Oh, my word, won't we spin through the stores this week! Won't we just!"

Meanwhile Polly was hastily getting into her clothes. She did not wish
to wake Helen, for she was most anxious that no one should know that on
the first morning of her housekeeping she had arisen soon after six
o'clock. Her plans were all laid beforehand, and a wonderfully
methodical and well arranged programme, considering her fourteen years,
was hers; she was all agog with eagerness to carry it out.

"Oh, won't they have a breakfast this morning," she said to herself.
"Won't they open their eyes, and won't Bob and Bunny look greedy. And
Firefly - I must watch Firefly over those hot cakes, or she may make
herself sick. Poor father and Nell - they'll both be afraid at first
that I'm a little too lavish and inclined to be extravagant, but they'll
see by-and-by, and they'll acknowledge deep down in their hearts that
there never was such a housekeeper as Polly."

As the little maid dreamed these pleasant thoughts she scrambled
somewhat untidily into her clothes, gave her hair a somewhat less
careful brush than usual, and finally knelt down to say her morning
prayer. Helen still slept, and Polly by a sudden impulse chose to kneel
by Helen's bed and not her own. She pressed her curly head against the
mattress, and eagerly whispered her petitions. She was excited and
sanguine, for this was to her a moment of triumph; but as she prayed a
feeling of rest and yet of longing overpowered her.

"Oh, I am happy to-day," she murmured - "but oh, mother, oh, mother, I'd
give everything in all the wide world to have you back again! I'd live
on bread and water - I'd spend years in a garret just for you to kiss me
once again, mother, mother!"

Helen stirred in her sleep, for Polly's last impulsive words were spoken
aloud.

"Has mother come back?" she asked.

Her eyes were closed, she was dreaming. Polly bent down and answered
her.

"No," she said. "It is only me - the most foolish of all her children,
who wants her so dreadfully."

Helen sighed, and turned her head uneasily, and Polly, wiping away some
moisture from her eyes, ran out of the room.

Her housekeeping apron was on, her precious money box was under her arm,
the keys of the linen-press jingled against a thimble and a couple of
pencils in the front pocket of the apron. Polly was going down stairs to
fulfill her great mission; it was impossible for her spirits long to be
downcast. The house was deliciously still, for only the servants were up
at present, but the sun sent in some rays of brightness at the large
lobby windows, and the little girl laughed aloud in her glee.

"Good morning, sun! it is nice of you to smile at me the first morning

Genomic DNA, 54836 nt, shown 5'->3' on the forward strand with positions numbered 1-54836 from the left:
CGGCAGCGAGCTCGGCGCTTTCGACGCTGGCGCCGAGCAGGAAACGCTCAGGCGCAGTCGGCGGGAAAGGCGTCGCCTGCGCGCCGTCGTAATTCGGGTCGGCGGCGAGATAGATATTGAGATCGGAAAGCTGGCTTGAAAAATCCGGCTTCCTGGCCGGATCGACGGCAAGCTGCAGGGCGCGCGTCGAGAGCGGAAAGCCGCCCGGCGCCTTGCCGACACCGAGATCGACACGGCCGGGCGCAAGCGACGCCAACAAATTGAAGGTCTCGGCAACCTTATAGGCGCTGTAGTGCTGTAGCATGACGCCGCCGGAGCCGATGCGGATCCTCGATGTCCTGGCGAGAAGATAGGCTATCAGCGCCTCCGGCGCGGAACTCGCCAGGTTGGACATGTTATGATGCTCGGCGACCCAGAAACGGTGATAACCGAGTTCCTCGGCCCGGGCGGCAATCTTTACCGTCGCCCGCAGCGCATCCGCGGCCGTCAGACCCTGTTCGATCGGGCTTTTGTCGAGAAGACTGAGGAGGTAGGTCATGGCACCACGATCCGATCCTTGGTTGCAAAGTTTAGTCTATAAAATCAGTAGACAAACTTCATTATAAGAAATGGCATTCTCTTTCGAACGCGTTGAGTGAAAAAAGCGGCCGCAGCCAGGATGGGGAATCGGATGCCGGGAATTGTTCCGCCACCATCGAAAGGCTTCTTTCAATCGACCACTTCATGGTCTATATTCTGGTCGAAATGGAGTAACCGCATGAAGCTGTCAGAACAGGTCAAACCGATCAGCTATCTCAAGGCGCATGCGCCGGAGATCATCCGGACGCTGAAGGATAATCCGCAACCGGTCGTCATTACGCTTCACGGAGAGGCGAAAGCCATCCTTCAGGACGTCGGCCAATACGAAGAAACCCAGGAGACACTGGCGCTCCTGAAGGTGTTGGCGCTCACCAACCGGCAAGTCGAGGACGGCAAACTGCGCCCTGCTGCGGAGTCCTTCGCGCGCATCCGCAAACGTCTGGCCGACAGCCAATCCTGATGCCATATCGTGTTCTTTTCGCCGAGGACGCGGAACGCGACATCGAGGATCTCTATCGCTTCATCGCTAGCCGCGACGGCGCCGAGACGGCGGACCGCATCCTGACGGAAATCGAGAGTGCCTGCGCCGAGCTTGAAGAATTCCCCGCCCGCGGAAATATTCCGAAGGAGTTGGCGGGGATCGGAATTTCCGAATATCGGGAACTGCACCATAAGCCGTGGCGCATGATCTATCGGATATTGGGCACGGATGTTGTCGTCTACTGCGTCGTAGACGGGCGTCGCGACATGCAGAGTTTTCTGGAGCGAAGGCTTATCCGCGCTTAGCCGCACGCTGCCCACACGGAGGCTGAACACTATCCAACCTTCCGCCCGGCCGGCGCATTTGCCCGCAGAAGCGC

of my great work. It is very good-natured of you to come instead of
sending that disagreeable friend of yours, Mr. Rain. Oh, how delicious
it is to be up early. Why, it is not half-past six yet - oh, what a
breakfast I shall prepare for father!"

In the kitchen, which was a large, cheerful apartment looking out on the
vegetable garden, Polly found her satellite, Maggie, on the very tiptoe
of expectation.

"I has laid the servants' breakfast in the 'all, Miss Polly; I thought
as you shouldn't be bothered with them, with so to speak such a lot on
your hands this morning. So I has laid it there, and lit a fire for
them, and all Jane has to do when she's ready is to put the kettle on,
for the tea's on the table in the small black caddy, so there'll be no
worriting over them. And ef you please, Miss Polly, I made bold to have
a cup of tea made and ready for you, Miss - here it is, if you please,
Miss, and a cut off the brown home-made loaf."

"Delicious," said Polly; "I really am as hungry as possible, although I
did not know it until I saw this nice brown bread-and-butter. Why, you
have splendid ideas in you, Maggie; you'll make a first-rate cook yet.
But now" - here the young housekeeper thought it well to put on a severe
manner - "I must know what breakfast you have arranged for the servants'
hall. It was good-natured of you to think of saving me trouble, Maggie,
but please understand that during this week you do nothing on your own
responsibility. _I_ am the housekeeper, and although I don't say I am
old, I am quite old enough to be obeyed."

"Very well, Miss," said Maggie, who had gone to open her oven, and poke
up the fire while Polly was speaking; "it's a weight off my shoulders,
Miss, for I wasn't never one to be bothered with thinking. Mother says
as I haven't brains as would go on the top of a sixpenny-bit, so what's
to be expected of me, Miss. There, the oven's all of a beautiful glow,
and 'ull bake lovely. You was asking what breakfast I has put in the
servants' 'all - well, cold bacon and plenty of bread, and a good pat of
the cooking butter. Why, Miss Polly, oh, lor, what is the matter, Miss?"

"Only that you have done very wrong, Maggie," said Polly. "You would not